XVIII Sunday in Ordinary Time
Year A - Sunday 31.07.2011
Fr. Romeo Ballan

Isaiah 55:1-3

Psalm  144

Romans  8:35.37-39

Matthew  14:13-21

 

Reflections

What God wants is clear: that all may have life to the full! (Jn 10:10). Today’s readings overflow with this abundance, this freely-given gift. Such is the salvation our God offers us so generously – and to everyone! The prophet (1st reading) invites all to drink water, wine and milk in plenty, “without money and without cost” (v.1); he promises good things to eat and succulent wines. The responsorial psalm insists on this tenderness and goodness of the Lord, who is patient and merciful with all, satisfies the hunger of every living creature, and is close to those who search for him with a sincere heart. The apostle Paul (2nd reading) enthusiastically insists that nothing can separate us from the love of Christ, because “we are more than conquerors through him who loved us” (v.37). A tangible sign of this abundance is the multiplication of the loaves (Gospel), thanks to which many eat their full of bread and fish, and twelve basketsful of scraps are collected. The difficult situation at the beginning (a solitary place, a lack of food, so many people...) is overturned by Jesus’ compassion for the multitude. He even sets aside the time of mourning for the death of his friend and cousin John the Baptist (v. 13-14) so as to exercise his miraculous power and inspire the sharing that leads to nourishment for all, in superabundance.

 

To solve the problem of hungry people, the disciples think of two options: send them away or buy... Jesus is opposed to these proposals. “Jesus does not send people away; he never sent anyone away. The disciples speak of buying, Jesus speaks of giving. Opens a new way of being: to give without counting, to give without asking, generously, freely, first. When my bread becomes our bread, the gift is the seed of a miracle” (Hermes Ronchi). Jesus involves the disciples and engages them in the solution of the problem: “You give them something to eat” (v. 16). The miracle begins with the little that the disciples offer: five loaves and two fish, which in the hands of Jesus become many, or rather an overabundance. The buying is replaced with the sharing. The system of buying creates lucky people and unlucky people: there are those who can afford and those who cannot afford. According to the Gospel, the watchword is: sharing!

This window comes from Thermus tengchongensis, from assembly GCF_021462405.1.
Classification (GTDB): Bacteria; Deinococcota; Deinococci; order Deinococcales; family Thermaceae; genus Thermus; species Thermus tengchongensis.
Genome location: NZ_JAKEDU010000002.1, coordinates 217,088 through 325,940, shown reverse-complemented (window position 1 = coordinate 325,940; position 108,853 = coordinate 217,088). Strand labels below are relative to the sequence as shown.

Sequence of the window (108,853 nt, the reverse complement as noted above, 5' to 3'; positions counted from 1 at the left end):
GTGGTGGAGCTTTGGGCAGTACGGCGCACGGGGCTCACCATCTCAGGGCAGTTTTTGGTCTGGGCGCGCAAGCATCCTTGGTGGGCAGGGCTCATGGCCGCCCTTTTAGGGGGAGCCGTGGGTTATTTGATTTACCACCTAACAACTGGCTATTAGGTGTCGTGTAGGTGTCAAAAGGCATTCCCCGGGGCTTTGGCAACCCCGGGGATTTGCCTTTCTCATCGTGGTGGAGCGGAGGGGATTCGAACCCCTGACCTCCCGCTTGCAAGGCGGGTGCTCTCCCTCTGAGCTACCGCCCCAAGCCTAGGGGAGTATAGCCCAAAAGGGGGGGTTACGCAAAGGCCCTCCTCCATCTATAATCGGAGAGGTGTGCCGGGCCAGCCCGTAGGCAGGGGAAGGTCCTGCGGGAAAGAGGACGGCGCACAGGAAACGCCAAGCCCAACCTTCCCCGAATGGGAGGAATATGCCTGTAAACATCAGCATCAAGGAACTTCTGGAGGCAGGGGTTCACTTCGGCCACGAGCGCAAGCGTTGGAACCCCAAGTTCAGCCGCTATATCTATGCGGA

Jesus wants his apostles to become aware of the situation, and to think up creative and audacious solutions, without delay! Only by way of sharing can huge problems like hunger in the world and endemic diseases be overcome... When there is no sharing then the logic of accumulation takes the upper hand, so that even the greatest multiplication of goods would always end up in the hands of a few. Without sharing selfishness reigns. The Popes have often appealed for solidarity and sharing, such as on the occasion of the summit conferences at the WHO or of the G8 or other occasions, raising their voice against the scandal of hunger, on behalf of the poor of the earth, especially in Africa, a continent often neglected and especially needful of true development. (*)

 

Amidst the sands of Villa El Salvador on the southern outskirts of Lima (Peru), on the morning of February 5, 1985, Blessed John Paul II met with a million poor people. During the liturgy of the Word, the Gospel was the multiplication of the loaves, and it was with this Gospel that the Pope launched his missionary message. At the end of the celebration, visibly moved, he spoke from the heart with these few, short words: “Hambre de Dios, SÍ. Hambre de pan, NO” (Hunger for God, Yes. Hunger for bread, No.). This call immediately went round the world and has been carved on the monument which recalls the Pope’s visit to that place. They are words which explain and sustain missionary work: a strong commitment to increase the hunger for God and abolish the hunger for bread.